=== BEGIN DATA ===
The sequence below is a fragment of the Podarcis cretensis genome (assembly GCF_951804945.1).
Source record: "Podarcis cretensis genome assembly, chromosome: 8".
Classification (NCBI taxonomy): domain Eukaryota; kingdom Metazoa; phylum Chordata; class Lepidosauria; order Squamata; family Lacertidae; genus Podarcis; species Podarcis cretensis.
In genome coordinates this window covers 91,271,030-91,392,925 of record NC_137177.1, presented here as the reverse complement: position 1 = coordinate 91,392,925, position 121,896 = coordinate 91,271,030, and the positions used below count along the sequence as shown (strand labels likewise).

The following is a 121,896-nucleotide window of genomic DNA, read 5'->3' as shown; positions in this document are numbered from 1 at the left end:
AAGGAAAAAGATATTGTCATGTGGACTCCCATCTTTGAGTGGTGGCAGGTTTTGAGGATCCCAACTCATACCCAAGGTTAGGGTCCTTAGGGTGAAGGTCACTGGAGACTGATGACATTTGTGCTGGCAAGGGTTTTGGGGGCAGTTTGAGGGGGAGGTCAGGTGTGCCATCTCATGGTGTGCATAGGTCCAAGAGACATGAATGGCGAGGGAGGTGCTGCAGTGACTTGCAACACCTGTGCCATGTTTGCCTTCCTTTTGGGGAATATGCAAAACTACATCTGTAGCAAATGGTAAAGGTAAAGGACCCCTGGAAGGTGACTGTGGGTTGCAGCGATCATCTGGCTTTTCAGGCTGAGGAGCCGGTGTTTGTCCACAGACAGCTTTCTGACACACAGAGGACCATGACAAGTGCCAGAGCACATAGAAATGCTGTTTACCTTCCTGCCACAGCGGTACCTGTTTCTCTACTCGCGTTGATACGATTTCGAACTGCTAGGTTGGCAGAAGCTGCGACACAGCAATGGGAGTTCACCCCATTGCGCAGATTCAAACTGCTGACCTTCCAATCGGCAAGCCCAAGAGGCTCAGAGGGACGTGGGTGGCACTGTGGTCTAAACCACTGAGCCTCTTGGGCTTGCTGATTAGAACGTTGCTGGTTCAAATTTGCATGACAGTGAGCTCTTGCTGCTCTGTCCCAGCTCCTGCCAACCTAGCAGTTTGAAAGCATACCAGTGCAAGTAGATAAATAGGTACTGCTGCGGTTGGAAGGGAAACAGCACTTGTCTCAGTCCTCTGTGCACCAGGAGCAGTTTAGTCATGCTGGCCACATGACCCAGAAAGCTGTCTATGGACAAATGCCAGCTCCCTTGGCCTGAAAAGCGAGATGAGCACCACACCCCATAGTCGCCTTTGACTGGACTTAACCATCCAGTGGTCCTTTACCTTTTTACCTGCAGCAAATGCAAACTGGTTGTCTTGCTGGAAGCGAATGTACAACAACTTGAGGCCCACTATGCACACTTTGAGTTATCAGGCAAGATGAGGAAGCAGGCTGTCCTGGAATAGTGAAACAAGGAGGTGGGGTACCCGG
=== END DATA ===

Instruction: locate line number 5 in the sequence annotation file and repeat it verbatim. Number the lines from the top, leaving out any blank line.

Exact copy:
The following is a 121,896-nucleotide window of genomic DNA, read 5'->3' as shown; positions in this document are numbered from 1 at the left end: